thing


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thing

1
Law any object or right that may be the subject of property (as distinguished from a person)

thing

2
a law court or public assembly in the Scandinavian countries

Thing

 

separate object of material reality, possessing relative independence and stability of existence.

A thing is a definite entity because of its structural, functional, qualitative, and quantitative characteristics. The properties of a thing are the most general expression of its particular characteristics, and the place and role of a given thing in a definite system are expressed through its relations with other things. The category of thing was especially widely used in philosophy until the 19th century; moreover, the principal attribute of things was considered to be their corporeality. Instead of the category of thing, contemporary philosophy usually uses the categories of object and physical entity. However, in the analysis of socioeconomic problems the term thing (and its derivatives such as “thingness”) has retained its independent meaning for designating the process of acquiring thinglike qualities (reification), when the relations between people take on a perverse form and look like the relations between things. This occurs, for example, under the conditions of the universal development of commodity relations in a capitalist society. The concept of thing is also used in logic.

REFERENCE

Uemov, A. I. Veshchi, svoistva, i otnosheniia. Moscow, 1963.

I. S. ALEKSEEV


Thing

 

a popular assembly in medieval Scandinavia. In the early medieval period, the thing was an important social and cultural meeting place of the bonders. Gradually the thing changed from an assembly of all the bonders into an assembly of their representatives, who were elected by the population or were appointed by the clergy or royal deputies. As royal power was strengthened, the all-things (common things uniting several localities) were brought under state control, but the local things retained a degree of autonomy. The term thing is retained in the names of several of the Scandinavian parliaments—the Danish Folketing, the Icelandic Althing, and the Norwegian Storting.

References in classic literature ?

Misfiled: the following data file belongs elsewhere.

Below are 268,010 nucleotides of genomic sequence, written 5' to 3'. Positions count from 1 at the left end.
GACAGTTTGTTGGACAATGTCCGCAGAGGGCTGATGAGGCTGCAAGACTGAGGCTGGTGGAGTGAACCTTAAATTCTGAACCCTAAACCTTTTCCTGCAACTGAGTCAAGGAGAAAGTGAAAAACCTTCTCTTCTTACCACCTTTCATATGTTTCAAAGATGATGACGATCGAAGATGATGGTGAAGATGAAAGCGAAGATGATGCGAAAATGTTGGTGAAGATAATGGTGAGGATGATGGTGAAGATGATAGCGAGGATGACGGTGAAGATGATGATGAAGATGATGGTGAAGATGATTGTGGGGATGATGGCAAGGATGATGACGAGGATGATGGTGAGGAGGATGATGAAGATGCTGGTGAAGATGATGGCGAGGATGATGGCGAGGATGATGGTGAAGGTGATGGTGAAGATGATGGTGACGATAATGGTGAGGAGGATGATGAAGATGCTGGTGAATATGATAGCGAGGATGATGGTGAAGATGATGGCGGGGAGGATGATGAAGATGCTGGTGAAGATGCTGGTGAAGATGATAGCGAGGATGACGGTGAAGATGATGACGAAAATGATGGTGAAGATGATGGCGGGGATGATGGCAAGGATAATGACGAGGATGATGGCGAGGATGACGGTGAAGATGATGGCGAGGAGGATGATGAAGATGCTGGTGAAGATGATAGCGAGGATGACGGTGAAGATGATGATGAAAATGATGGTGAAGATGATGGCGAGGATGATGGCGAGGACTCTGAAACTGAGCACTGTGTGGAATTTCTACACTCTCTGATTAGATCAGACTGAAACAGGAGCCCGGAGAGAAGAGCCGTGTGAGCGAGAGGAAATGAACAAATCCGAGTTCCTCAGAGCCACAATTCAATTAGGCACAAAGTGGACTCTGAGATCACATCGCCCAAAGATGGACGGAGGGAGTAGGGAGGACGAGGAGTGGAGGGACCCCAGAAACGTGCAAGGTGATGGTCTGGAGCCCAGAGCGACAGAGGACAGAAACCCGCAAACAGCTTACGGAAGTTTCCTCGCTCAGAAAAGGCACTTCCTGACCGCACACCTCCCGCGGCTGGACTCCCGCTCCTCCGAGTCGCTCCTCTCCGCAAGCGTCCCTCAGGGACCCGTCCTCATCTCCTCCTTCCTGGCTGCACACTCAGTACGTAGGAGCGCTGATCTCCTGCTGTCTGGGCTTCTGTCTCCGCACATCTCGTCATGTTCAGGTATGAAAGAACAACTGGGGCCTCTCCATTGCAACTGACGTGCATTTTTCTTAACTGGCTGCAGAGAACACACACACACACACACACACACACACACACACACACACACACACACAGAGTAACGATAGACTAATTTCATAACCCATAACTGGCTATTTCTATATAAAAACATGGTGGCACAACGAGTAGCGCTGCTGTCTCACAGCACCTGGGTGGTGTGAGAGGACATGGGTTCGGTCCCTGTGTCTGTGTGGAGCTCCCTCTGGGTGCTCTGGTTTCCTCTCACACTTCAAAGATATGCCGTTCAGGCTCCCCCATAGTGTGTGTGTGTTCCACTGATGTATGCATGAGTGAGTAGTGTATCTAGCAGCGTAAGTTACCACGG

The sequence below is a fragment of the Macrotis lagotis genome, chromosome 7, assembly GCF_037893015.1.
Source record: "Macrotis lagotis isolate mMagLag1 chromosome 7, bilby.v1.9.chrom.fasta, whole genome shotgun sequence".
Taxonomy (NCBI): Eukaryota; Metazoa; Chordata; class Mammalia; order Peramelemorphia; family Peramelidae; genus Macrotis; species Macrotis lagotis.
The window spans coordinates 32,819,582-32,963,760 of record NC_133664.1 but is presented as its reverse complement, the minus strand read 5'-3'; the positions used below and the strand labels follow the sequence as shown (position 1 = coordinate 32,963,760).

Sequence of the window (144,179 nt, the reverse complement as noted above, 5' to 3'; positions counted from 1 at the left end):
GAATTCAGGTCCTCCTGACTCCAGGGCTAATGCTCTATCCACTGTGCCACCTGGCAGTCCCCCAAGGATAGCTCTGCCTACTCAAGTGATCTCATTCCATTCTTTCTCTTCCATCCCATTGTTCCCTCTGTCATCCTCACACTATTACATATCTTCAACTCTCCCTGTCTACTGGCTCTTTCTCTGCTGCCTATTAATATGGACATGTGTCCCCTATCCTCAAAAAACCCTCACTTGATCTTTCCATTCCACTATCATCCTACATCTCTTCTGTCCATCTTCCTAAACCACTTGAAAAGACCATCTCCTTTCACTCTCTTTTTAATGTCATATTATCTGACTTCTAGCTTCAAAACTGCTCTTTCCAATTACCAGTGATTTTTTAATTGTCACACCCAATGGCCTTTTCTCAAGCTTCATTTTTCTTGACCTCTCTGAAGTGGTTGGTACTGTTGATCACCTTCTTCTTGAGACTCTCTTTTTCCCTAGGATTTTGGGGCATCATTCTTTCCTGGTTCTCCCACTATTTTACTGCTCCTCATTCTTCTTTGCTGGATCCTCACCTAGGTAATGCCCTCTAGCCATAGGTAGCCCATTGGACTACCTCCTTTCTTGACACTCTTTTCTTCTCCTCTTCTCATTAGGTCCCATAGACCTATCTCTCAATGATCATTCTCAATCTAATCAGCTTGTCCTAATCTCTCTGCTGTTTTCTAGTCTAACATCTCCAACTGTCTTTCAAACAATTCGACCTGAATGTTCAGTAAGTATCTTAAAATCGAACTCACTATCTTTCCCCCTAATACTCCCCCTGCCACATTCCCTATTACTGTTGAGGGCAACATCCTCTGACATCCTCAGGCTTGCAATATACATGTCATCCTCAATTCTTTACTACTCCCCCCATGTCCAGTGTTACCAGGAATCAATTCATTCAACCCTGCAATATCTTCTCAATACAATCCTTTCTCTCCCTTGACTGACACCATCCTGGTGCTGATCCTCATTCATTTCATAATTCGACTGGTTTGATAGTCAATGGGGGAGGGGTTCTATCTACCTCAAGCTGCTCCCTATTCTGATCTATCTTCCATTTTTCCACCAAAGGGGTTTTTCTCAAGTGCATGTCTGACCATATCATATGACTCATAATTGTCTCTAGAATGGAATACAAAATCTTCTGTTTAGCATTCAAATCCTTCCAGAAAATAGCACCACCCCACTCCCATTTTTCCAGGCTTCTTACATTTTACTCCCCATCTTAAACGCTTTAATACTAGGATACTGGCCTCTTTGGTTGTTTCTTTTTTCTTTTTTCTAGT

Perhaps, after the Thing is brought to life, it can use a tail to steer with," suggested the Scarecrow.
The Thing looks very big," said he, anxiously; "and I am not sure there is enough powder left to bring all of it to life.
Things are censured either as impossible, or irrational, or morally hurtful, or contradictory, or contrary to artistic correctness.
The thing before you is no longer an animal, a fellow-creature, but a problem
He would have to learn the reality of a thing before he could put his faith into it.
Concerning the old carpenter who fixed the bed for the writer, I only mentioned him because he, like many of what are called very common people, became the nearest thing to what is understandable and lovable of all the grotesques in the writer's book.
But that ye may understand my gospel of good and evil, for that purpose will I tell you my gospel of life, and of the nature of all living things.
It might be said that at any moment all sorts of things that are not part of my experience are happening in the world, and that therefore the relation we are seeking to define cannot be merely simultaneity.
Indeed, it seems that in defining contraries of every kind men have recourse to a spatial metaphor, for they say that those things are contraries which, within the same class, are separated by the greatest possible distance.
For this is he who is able to make not only vessels of every kind, but plants and animals, himself and all other things--the earth and heaven, and the things which are in heaven or under the earth; he makes the gods also.
I now began to consider that I might yet get a great many things out of the ship which would be useful to me, and particularly some of the rigging and sails, and such other things as might come to land; and I resolved to make another voyage on board the vessel, if possible.
He says a great deal more about things past than about things to come; and though he does not always hit the truth in every case, most times he is not far wrong, so that he makes us fancy he has got the devil in him.